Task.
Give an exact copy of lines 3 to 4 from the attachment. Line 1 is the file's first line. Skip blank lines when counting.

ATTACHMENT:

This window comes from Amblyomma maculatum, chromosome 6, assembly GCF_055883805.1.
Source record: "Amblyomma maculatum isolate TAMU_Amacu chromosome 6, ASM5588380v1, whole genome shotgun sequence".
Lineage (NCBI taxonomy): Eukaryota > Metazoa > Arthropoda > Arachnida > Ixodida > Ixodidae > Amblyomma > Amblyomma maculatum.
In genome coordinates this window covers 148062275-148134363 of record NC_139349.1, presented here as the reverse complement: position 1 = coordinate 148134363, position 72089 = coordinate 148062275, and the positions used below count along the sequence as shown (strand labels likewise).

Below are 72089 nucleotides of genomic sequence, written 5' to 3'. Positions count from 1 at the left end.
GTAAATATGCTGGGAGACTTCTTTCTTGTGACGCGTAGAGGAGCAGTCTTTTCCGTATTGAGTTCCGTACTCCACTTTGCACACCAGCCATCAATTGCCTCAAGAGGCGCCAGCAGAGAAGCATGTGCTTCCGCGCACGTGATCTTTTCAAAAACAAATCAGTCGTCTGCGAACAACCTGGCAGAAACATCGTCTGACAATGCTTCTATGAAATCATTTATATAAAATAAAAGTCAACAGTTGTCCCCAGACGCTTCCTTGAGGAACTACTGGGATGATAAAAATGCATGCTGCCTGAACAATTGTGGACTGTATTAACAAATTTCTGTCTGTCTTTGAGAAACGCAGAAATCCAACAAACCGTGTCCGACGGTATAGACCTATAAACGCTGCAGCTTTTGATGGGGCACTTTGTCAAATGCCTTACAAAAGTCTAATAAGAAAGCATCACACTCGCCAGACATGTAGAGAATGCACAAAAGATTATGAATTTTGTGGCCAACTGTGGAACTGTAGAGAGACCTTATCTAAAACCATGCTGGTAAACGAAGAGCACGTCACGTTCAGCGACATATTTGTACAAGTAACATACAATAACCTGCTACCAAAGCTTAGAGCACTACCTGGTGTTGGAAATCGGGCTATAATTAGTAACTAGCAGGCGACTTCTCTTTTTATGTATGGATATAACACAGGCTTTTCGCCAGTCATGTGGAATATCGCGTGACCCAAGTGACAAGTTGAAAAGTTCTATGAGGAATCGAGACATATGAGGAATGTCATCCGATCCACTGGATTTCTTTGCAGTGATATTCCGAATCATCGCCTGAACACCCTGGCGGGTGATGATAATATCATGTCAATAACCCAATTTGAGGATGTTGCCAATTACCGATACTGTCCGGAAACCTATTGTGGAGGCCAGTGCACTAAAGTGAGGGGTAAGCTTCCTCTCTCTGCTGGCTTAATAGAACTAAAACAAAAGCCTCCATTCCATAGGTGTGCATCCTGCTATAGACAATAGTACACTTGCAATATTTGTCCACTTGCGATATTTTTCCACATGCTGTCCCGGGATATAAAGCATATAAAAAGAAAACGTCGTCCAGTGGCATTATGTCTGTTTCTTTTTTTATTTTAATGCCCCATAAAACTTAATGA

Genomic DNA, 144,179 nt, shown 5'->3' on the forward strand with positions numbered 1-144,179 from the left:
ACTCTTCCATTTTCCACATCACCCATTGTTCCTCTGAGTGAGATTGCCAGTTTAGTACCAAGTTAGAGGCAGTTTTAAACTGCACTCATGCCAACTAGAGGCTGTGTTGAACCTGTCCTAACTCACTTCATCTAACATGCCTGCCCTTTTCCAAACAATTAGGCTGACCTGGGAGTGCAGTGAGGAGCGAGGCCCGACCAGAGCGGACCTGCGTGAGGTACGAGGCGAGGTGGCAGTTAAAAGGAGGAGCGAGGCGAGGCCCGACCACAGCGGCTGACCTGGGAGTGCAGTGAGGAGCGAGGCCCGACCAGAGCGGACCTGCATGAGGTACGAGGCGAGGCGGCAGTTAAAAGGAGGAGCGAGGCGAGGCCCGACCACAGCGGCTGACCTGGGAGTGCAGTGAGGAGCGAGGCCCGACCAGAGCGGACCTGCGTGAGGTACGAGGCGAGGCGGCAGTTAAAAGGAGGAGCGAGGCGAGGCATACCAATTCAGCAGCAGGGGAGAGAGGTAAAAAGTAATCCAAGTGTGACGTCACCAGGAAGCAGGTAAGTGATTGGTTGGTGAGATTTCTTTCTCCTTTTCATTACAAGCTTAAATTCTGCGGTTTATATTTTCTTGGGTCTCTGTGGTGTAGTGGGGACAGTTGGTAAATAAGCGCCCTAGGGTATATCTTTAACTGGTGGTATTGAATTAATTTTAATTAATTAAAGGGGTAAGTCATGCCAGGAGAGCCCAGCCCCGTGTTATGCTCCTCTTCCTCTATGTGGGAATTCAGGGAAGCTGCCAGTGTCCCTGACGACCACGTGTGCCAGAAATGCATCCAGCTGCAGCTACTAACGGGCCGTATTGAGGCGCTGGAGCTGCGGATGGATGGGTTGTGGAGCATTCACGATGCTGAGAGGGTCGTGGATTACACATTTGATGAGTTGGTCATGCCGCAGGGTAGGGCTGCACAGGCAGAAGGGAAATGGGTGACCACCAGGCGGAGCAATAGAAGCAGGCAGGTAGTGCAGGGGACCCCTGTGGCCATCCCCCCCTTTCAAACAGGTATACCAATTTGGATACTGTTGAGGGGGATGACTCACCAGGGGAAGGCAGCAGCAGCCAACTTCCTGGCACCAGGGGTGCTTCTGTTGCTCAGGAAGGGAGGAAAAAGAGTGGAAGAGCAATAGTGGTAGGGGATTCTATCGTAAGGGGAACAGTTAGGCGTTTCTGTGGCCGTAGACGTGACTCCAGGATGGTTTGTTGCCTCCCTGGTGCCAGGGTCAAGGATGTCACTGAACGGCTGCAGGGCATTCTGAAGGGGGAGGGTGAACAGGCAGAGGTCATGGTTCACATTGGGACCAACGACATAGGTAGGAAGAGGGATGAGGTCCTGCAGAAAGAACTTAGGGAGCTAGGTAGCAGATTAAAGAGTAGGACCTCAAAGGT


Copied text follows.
Lineage (NCBI taxonomy): Eukaryota > Metazoa > Arthropoda > Arachnida > Ixodida > Ixodidae > Amblyomma > Amblyomma maculatum.
In genome coordinates this window covers 148062275-148134363 of record NC_139349.1, presented here as the reverse complement: position 1 = coordinate 148134363, position 72089 = coordinate 148062275, and the positions used below count along the sequence as shown (strand labels likewise).